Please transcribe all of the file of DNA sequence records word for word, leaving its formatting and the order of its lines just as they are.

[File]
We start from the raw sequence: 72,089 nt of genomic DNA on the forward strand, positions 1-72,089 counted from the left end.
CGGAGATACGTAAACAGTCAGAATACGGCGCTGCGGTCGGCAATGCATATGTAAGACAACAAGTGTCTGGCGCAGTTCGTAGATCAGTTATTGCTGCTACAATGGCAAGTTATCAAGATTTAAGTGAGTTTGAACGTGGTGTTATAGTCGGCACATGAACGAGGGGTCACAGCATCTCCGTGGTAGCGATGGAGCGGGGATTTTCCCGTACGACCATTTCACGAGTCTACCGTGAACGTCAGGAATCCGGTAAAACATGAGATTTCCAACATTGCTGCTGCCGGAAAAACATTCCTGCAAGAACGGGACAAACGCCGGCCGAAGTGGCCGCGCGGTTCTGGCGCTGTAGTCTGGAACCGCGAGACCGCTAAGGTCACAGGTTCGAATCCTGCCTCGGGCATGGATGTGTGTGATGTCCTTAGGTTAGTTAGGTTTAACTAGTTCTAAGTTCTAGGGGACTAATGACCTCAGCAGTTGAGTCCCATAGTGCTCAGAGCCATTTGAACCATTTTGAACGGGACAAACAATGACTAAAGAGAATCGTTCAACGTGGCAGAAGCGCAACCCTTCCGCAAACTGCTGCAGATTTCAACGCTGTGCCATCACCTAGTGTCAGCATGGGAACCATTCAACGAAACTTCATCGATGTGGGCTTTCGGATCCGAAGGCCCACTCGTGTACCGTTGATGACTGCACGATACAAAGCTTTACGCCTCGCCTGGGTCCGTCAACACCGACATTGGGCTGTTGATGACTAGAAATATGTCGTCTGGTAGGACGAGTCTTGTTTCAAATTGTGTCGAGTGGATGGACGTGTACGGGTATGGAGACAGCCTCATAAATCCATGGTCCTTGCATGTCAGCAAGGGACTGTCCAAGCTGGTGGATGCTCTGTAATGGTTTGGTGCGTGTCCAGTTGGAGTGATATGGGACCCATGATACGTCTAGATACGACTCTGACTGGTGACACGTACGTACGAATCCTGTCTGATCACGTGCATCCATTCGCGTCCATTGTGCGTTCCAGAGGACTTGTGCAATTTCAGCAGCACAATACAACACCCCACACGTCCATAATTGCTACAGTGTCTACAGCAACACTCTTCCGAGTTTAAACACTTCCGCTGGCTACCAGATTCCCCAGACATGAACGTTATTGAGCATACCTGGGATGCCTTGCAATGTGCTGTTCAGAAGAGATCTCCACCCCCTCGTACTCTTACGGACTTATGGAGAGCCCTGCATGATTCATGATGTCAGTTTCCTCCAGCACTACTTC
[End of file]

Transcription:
We start from the raw sequence: 72,089 nt of genomic DNA on the forward strand, positions 1-72,089 counted from the left end.
CGGAGATACGTAAACAGTCAGAATACGGCGCTGCGGTCGGCAATGCATATGTAAGACAACAAGTGTCTGGCGCAGTTCGTAGATCAGTTATTGCTGCTACAATGGCAAGTTATCAAGATTTAAGTGAGTTTGAACGTGGTGTTATAGTCGGCACATGAACGAGGGGTCACAGCATCTCCGTGGTAGCGATGGAGCGGGGATTTTCCCGTACGACCATTTCACGAGTCTACCGTGAACGTCAGGAATCCGGTAAAACATGAGATTTCCAACATTGCTGCTGCCGGAAAAACATTCCTGCAAGAACGGGACAAACGCCGGCCGAAGTGGCCGCGCGGTTCTGGCGCTGTAGTCTGGAACCGCGAGACCGCTAAGGTCACAGGTTCGAATCCTGCCTCGGGCATGGATGTGTGTGATGTCCTTAGGTTAGTTAGGTTTAACTAGTTCTAAGTTCTAGGGGACTAATGACCTCAGCAGTTGAGTCCCATAGTGCTCAGAGCCATTTGAACCATTTTGAACGGGACAAACAATGACTAAAGAGAATCGTTCAACGTGGCAGAAGCGCAACCCTTCCGCAAACTGCTGCAGATTTCAACGCTGTGCCATCACCTAGTGTCAGCATGGGAACCATTCAACGAAACTTCATCGATGTGGGCTTTCGGATCCGAAGGCCCACTCGTGTACCGTTGATGACTGCACGATACAAAGCTTTACGCCTCGCCTGGGTCCGTCAACACCGACATTGGGCTGTTGATGACTAGAAATATGTCGTCTGGTAGGACGAGTCTTGTTTCAAATTGTGTCGAGTGGATGGACGTGTACGGGTATGGAGACAGCCTCATAAATCCATGGTCCTTGCATGTCAGCAAGGGACTGTCCAAGCTGGTGGATGCTCTGTAATGGTTTGGTGCGTGTCCAGTTGGAGTGATATGGGACCCATGATACGTCTAGATACGACTCTGACTGGTGACACGTACGTACGAATCCTGTCTGATCACGTGCATCCATTCGCGTCCATTGTGCGTTCCAGAGGACTTGTGCAATTTCAGCAGCACAATACAACACCCCACACGTCCATAATTGCTACAGTGTCTACAGCAACACTCTTCCGAGTTTAAACACTTCCGCTGGCTACCAGATTCCCCAGACATGAACGTTATTGAGCATACCTGGGATGCCTTGCAATGTGCTGTTCAGAAGAGATCTCCACCCCCTCGTACTCTTACGGACTTATGGAGAGCCCTGCATGATTCATGATGTCAGTTTCCTCCAGCACTACTTC